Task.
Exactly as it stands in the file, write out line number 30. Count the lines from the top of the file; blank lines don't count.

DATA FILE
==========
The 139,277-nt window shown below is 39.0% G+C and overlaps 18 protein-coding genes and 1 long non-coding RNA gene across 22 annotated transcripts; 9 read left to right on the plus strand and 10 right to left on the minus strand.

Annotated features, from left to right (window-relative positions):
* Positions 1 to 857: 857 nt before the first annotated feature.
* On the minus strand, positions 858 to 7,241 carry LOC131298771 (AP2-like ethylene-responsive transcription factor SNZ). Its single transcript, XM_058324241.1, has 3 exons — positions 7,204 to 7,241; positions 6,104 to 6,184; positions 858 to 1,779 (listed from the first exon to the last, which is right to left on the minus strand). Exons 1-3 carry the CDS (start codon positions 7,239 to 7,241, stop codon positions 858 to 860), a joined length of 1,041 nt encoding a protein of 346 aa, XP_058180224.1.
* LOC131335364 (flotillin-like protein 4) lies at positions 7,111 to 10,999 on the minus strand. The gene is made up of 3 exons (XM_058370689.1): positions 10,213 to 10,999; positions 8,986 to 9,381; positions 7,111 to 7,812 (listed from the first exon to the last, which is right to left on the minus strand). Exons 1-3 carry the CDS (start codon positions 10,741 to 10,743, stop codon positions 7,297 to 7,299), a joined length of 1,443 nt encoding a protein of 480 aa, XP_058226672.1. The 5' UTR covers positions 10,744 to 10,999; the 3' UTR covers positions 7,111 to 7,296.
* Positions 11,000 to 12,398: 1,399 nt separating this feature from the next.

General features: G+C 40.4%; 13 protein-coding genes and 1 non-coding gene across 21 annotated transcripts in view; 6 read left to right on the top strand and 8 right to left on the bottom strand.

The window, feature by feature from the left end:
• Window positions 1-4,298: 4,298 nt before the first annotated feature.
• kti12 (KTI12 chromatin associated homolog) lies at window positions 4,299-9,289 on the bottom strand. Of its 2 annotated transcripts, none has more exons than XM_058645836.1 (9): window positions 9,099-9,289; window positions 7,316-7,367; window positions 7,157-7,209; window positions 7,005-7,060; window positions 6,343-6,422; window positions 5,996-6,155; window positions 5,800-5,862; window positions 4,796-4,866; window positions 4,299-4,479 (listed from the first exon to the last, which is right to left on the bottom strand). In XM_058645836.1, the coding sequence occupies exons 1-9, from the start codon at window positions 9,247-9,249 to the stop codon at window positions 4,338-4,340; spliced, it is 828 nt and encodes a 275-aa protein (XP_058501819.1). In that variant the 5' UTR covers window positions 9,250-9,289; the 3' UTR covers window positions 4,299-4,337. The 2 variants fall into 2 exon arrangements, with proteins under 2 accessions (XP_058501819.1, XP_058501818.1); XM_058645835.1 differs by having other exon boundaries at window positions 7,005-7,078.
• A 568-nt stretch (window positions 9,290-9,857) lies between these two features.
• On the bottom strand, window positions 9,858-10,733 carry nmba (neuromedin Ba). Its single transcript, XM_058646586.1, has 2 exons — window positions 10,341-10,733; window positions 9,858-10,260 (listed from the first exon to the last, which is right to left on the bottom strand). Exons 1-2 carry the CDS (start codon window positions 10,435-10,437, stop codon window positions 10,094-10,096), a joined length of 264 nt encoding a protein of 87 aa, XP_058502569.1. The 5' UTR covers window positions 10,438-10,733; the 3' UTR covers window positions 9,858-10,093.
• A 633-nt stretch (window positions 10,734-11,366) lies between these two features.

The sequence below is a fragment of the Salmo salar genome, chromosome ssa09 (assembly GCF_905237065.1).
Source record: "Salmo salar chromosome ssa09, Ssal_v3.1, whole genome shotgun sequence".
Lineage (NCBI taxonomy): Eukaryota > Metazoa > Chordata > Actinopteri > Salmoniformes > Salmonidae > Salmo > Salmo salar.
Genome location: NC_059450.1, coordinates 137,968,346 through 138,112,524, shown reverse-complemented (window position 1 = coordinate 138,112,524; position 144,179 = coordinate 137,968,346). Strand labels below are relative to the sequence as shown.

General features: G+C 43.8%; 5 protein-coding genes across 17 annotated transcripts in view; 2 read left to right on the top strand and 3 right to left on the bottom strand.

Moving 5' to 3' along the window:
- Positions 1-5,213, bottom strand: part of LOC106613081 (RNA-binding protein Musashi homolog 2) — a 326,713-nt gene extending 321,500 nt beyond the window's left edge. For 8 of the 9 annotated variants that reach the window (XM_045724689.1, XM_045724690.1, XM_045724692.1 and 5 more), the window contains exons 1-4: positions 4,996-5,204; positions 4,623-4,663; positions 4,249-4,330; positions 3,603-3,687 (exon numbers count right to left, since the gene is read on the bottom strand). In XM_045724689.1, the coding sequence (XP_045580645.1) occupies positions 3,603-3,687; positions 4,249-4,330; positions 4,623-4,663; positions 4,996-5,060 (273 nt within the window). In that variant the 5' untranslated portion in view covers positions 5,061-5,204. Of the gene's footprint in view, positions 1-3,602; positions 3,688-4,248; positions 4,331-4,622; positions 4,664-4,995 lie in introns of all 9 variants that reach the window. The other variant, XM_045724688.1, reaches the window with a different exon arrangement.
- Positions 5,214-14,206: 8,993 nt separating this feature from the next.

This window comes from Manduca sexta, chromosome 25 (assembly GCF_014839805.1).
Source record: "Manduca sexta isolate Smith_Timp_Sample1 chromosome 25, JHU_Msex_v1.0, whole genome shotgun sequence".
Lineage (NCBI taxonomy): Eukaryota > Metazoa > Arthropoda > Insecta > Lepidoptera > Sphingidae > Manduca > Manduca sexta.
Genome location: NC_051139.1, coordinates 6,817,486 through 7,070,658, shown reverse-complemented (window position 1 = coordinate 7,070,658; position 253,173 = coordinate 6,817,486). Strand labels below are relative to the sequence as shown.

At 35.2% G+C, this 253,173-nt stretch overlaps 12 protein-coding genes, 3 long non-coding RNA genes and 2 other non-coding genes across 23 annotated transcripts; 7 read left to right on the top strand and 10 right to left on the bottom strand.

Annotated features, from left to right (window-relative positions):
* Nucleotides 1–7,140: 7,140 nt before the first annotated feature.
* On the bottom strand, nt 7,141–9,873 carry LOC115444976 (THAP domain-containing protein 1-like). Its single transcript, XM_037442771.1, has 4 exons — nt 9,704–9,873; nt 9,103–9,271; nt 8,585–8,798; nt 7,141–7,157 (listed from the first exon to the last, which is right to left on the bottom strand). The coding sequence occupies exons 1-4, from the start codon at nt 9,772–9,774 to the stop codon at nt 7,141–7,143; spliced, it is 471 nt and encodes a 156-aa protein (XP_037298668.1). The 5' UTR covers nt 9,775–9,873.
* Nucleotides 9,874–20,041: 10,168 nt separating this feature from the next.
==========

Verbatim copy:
* Nucleotides 9,874–20,041: 10,168 nt separating this feature from the next.